that the circuit is installed and that you are connecting to the correct drop point.
10. Reload the router.
Layer 1 Status: ACTIVATED
This indicates that Layer 1 is up and that you have a connection to the telco. If you are still having
problems with your ISDN, proceed to Using the show isdn status Command for BRI Troubleshooting.
Other Layer 1 States
These are the other possible Layer 1 states:
GOINGDOWN
INIT
TESTING
RESET
DELEATED (though misspelled, this is how it appears in output)
SHUTDOWN
ACTIVATING
ACTIVE_ErrorInd
Most of those states are temporary, and you can clear them with the clear interface bri number command
or with a router reload. If those states persist for extended periods, contact the telco for further
troubleshooting. You should also verify the cabling and other hardware, as described in the Layer 1 Status:
DEACTIVATED section.
Advanced Reference
If you are an advanced user, use this reference section to isolate ISDN Layer 1 issues.
Note: ISDN Layer 1 is defined in the ITU-T I.430 standard. You should refer to I.430 for detailed
information on ISDN Layer 1 states and signals.
For advanced ISDN Layer 1 troubleshooting, issue the show controller bri number command.
For example, consider this Layer 1 status:
router# show isdn status bri 1/5

ISDN BRI U Port Pinout
RJ-45 8-Pin
1


Function
4 U interface network connection (Tip)
5 U interface network connection (Ring)
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The current ISDN Switchtype = basic-net3
ISDN BRI1/5 interface
Layer 1 Status:
ACTIVE_ErrorInd
Layer 2 Status:
Layer 2 NOT Activated
Layer 3 Status:
0 Active Layer 3 Call(s)
Activated dsl 13 CCBs = 0
Total Allocated ISDN CCBs = 7
Because the Layer 1 state is neither ACTIVE nor DEACTIVATED, you must issue the show controller bri
command to proceed further. The show controller bri number displays information about the BRI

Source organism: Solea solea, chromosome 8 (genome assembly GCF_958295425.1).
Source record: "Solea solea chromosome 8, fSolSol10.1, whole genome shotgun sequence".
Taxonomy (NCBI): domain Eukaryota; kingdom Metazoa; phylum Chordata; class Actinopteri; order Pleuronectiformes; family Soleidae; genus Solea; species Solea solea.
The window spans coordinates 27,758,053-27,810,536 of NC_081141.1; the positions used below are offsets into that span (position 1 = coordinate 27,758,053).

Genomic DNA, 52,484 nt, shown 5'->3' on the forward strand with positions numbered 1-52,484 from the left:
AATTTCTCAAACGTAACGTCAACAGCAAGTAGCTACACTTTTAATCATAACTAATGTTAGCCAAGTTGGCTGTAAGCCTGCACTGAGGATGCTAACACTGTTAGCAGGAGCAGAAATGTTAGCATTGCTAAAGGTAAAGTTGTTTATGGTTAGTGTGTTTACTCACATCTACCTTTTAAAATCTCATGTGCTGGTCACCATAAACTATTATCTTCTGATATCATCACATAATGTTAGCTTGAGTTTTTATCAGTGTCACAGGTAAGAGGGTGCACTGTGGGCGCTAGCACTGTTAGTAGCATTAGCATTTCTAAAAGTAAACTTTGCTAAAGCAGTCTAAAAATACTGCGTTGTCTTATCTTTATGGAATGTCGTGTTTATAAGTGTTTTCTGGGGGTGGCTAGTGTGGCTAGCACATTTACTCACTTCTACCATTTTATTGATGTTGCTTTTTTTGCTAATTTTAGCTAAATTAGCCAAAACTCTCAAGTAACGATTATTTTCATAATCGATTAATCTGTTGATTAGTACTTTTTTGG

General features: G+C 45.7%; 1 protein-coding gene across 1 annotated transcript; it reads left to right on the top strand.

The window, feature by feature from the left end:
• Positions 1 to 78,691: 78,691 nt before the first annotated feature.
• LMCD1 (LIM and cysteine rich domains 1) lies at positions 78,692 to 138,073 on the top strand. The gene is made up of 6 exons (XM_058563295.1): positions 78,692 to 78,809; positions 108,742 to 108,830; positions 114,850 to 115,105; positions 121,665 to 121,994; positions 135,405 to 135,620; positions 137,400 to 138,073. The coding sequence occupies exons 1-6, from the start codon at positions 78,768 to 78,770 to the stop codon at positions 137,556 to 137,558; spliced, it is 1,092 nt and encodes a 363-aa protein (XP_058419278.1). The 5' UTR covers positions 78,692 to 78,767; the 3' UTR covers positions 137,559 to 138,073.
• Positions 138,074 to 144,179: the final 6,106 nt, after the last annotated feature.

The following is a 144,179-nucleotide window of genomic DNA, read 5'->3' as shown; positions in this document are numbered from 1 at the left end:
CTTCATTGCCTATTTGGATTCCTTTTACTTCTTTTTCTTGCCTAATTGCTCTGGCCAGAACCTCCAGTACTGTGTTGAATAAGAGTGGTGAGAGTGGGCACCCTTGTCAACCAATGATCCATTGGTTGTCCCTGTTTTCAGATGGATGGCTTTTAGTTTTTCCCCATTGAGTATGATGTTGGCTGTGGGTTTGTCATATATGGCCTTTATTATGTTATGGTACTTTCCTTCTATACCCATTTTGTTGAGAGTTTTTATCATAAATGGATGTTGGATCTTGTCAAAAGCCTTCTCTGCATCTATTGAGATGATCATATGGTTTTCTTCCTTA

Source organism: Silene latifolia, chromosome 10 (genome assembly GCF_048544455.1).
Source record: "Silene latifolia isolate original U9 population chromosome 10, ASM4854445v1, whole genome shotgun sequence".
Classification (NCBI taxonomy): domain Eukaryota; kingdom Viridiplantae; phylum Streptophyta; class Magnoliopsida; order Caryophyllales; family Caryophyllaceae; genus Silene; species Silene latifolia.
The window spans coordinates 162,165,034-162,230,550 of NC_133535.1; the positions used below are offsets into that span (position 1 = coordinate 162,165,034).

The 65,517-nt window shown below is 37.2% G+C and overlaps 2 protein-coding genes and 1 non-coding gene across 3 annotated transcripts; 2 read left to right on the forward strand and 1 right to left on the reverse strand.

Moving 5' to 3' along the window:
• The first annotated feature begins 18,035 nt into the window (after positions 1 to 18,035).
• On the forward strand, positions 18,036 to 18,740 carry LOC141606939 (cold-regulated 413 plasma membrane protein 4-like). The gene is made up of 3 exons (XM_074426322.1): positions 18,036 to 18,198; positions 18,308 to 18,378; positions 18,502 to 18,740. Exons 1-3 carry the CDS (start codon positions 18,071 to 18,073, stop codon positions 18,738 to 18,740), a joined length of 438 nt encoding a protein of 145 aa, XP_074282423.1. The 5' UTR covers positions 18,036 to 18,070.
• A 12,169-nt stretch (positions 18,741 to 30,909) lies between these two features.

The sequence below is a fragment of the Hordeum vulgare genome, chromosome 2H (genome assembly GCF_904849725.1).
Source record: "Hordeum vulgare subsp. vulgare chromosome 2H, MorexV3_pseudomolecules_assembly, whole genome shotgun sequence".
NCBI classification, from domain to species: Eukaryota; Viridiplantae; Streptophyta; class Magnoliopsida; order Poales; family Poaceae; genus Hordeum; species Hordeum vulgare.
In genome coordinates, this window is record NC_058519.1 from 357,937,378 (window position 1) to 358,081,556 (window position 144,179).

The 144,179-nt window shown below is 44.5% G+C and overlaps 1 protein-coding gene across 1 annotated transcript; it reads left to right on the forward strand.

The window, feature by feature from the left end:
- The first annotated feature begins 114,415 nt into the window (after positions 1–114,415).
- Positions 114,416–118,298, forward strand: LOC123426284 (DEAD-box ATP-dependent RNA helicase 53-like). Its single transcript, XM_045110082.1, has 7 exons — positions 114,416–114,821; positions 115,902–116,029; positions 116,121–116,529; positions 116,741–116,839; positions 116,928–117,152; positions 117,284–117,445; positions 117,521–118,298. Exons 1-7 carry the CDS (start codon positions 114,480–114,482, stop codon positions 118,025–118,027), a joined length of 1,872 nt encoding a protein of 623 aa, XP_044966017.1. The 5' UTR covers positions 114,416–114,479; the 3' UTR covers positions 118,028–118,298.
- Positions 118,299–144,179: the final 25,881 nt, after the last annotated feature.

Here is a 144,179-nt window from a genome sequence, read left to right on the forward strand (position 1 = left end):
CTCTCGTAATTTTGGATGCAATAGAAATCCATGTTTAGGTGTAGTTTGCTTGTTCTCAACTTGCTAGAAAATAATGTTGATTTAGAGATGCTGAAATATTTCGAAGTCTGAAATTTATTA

controller, including activation status for Layer 1.
router# show controller bri 1/5

BRI slot 1 interface 5
Layer 1 is PENDING ACTIVATION. (ISDN L1 State F6)
Master clock for slot 1 is bri interface 1.
Total chip configuration successes: 2522, failures: 0, timeouts: 0
D Channel Information:

!--- Output suppressed.

Note that Layer 1 is PENDING ACTIVATION and L1 State is F6. Use this table to interpret the L1 State.
L1 State Definitions
L1
State
L1 State
Name
L1 State Description
F1 Inactive
In this inactive (powered-off) state, the
terminal equipment (TE)
1
is not
transmitting and can not detect the
presence of any input signals.
F2 Sensing
This state is entered after the TE has
been powered on but has not
determined the type of signal (if any)
that the TE is receiving. When in this
state, a TE may go into a low power
consumption mode.
F3 Deactivated
This is the deactivated state of the
physical protocol. Neither the network
termination (NT)
2
nor the TE is
transmitting. When in this state, a TE
may go to a low power consumption
mode.
F4
Awaiting
Signal
When the TE wishes to initiate
activation, it sends an Activation signal
to the NT and awaits a response.
F5
Identifying
Input
At first receipt of any signal from the
NT, the TE stops sending Activation
signals and awaits the activation signal
or synchronized frame from the NT.
F6 Synchronized
When the TE has received an activation
signal from the NT, it responds with a
synchronized frame and is awaiting a
synchronized frame from the NT.
F7 Activated
This is the normal active state, with the
protocol activated in both directions.
Both the NT and the TE are transmitting
normal frames. State F7 is the only state
Page 6 of 7 Cisco - Troubleshooting ISDN BRI Layer 1
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1
Terminal equipment refers to terminating Layer 1 aspects of TE1, TA, and NT-2 functional groups.

2
Network termination refers to network terminating Layer 1 aspects of NT-1 and NT-2 functional groups.

For more information, refer to Integrated Services Digital Network.
Most of the L1 states are temporary, and you can clear them with the clear interface bri number command
or with a router reload. If those states persist for extended periods, contact the telco for further
troubleshooting. You should also verify the cabling and other hardware, as described in the Layer 1 Status:
DEACTIVATED section.
Note: For more information on the Layer 1 states described in this section, refer to Section 6.2 in the ITU-T
I.430 specification.
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where B-channel and D-channel contain
operational data.
F8 Lost Framing
This is the condition when the TE has
lost frame synchronization and is
awaiting re-synchronization.